As promised, this blog is not all about kayaking; we often head out into the Sierra with backpacks instead of boats. This time we headed into a set of lakes with several friends: Grant, Marc, Dave, Alison, Mary Joyce, Copper, Lucy and Charlie. This is one of our favorite spots with a superb campsite between alpine lakes at around 9000 ft - a great way to spend a couple of days.
Grant headed across the first creek crossing
The same creek crossing with super-hiker charlie doing self support
The hike in is about 10 miles and has a nice variety of scenery and biology as well as plenty of creek crossings for dog watering. The trail is almost entirely in Wilderness area as well.
One of the early views into the High Sierra
Yep, there is still snow up here in late June
A meadow with water for the dogs - a nice place to stop for lunch
Rebecca and her Mom posing in front of yet another lush meadow
Columbine and other flowers are thriving in the area this time of year
A Sierra Whistle Pig (aka Yellow Bellied Marmot)
A view from camp
Gourmet trail food - notice the expert convective oven set up by Chief Scout Marc. A bed of coals lay under the kebabs, which are fanned by the draft created by the fire to the right.
A nice morning hike into some of the impressive foxtail pines nearby. As you can see, these giant trees are growing straight out of the granite.
Lucy didn't actually have a tree fall on her, she's just resting...
July usually means the end of water on the upper Kern. Still there is fun to be had on the Forks of the Kern, a remote 17 mile stretch upstream of the SCE water diversions; this section has spectacular scenery and plenty of fun whitewater. While the run is short enough to do in a day, we really enjoy doing an overnighter on this section, especially when it is over 100 degrees back in Kernville. The day starts with a short hike in (by Sierra standards); about 2 miles of meandering downhill trail. Still, with gear in the boat and hot weather, the river is always a nice sight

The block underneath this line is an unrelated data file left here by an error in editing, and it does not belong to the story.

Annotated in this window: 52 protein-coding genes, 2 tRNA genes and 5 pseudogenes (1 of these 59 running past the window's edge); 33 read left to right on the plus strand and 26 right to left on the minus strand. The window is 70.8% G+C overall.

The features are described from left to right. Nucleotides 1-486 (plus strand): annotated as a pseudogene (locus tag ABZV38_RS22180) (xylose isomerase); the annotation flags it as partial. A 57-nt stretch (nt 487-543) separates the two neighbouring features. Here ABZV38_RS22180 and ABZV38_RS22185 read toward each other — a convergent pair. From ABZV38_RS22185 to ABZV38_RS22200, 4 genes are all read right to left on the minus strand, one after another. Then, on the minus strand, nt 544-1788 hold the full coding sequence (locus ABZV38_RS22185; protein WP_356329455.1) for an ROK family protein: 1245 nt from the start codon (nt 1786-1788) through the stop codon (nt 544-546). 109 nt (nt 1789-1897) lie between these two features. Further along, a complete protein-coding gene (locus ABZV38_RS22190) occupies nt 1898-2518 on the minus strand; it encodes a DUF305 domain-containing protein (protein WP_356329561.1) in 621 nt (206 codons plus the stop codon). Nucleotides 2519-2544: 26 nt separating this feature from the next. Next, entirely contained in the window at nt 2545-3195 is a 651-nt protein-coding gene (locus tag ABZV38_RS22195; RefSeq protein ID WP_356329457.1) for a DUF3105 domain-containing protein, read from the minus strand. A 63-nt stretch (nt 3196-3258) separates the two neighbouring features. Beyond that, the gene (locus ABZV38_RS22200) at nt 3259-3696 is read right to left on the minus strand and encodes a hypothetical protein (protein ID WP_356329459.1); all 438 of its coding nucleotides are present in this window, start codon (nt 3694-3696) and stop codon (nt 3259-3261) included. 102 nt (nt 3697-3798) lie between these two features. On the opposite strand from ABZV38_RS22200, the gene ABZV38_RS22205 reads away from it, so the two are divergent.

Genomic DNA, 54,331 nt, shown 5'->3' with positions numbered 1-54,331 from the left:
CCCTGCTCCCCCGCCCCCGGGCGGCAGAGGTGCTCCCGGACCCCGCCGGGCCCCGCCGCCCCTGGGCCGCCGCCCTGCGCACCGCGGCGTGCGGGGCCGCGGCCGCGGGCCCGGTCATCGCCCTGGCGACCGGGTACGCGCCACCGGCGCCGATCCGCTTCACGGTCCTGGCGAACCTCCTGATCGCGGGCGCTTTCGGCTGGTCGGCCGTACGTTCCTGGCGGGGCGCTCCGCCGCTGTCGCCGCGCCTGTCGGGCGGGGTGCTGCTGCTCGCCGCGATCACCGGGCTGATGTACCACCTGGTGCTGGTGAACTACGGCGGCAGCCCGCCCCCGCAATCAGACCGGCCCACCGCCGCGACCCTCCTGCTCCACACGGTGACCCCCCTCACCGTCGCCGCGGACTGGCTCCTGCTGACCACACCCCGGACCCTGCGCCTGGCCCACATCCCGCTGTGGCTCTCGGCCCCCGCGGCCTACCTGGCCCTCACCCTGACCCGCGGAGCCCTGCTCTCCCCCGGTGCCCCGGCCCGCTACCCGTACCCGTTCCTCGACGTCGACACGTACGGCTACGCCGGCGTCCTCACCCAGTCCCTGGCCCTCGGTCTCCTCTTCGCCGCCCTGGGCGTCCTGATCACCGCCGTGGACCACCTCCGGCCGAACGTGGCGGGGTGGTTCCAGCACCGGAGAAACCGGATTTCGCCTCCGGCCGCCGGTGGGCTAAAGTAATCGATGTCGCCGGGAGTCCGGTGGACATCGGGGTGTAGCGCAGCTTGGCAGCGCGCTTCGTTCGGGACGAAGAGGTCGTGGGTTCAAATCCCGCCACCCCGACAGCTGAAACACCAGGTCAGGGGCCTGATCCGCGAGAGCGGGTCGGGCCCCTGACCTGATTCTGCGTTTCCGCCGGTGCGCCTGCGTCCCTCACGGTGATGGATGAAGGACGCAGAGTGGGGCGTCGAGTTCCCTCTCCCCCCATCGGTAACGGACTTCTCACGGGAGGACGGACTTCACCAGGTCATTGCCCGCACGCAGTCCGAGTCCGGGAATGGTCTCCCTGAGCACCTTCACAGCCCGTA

Rebecca loaded up with her belongings The put-in is the confluence of the Little Kern and the Kern - ergo the name of the run - the Forks. The first few miles have fun, mellow rapids with plenty of scenic views
Rebecca taking in one of the many granite wall views on the run If you are doing an overnighter, there are plenty of camps to choose from; we tried a new one this time and fell in love with it right away. As we climbed out of our boats we realized that this spot had a great view of the Needles, a set of granite spires that are very unique.
A view of Camp with the Needles in the background As always, the fun challenge on overnighters is to concoct various "river" cocktails since packing in beer and wine tends to be bulky and unnecessarily heavy. On this evening we had an array of 151 jungle juice, vodka-tang martinis and kool-aide margaritas. Laying under the stars in the surprisingly cool evening air is about as close to heaven as it gets.
Man this is smooth.... When you do an overnighter on the Forks, you find yourself finding side activities to stretch out your day. We decided on a hike up Peppermint creek to view and slide on some of the granite falls.
Eric and Dave at one of the upper falls Rebecca staying cool on the hike After the side hike and lunch, it's back to the river to take on the more challenging rapids on the run; the new (and not so improved) Vortex, Westwall and Carson falls are the main ones, but there is still plenty of fun class IV drops littered throughout the whole run.
Dave in the main move in Westwall; not sure if he is taking in the scenery... All in all it was a great trip; Brett and Dave did their personal first descents of Westwall and Carson falls without any problems while we were just happy to be out on one of our favorite rivers away from all the other distractions life has to offer. If you are curious, here is a video of the main two rapids, Vortex and Carson falls (via Brett). Of note is the fact that Vortex has changed this year; one of the rocks in the center has toppled over, changing the rapid significantly. While the rapid is not nearly as fun, in my opinion, it is still fine. The center line becomes a bit worse at higher water, but then a somewhat creative sneak on river right opens up.
click on this to watch the video
As always, a permit is required on this section of river. Inquire with the U.S. Forrest service for more information.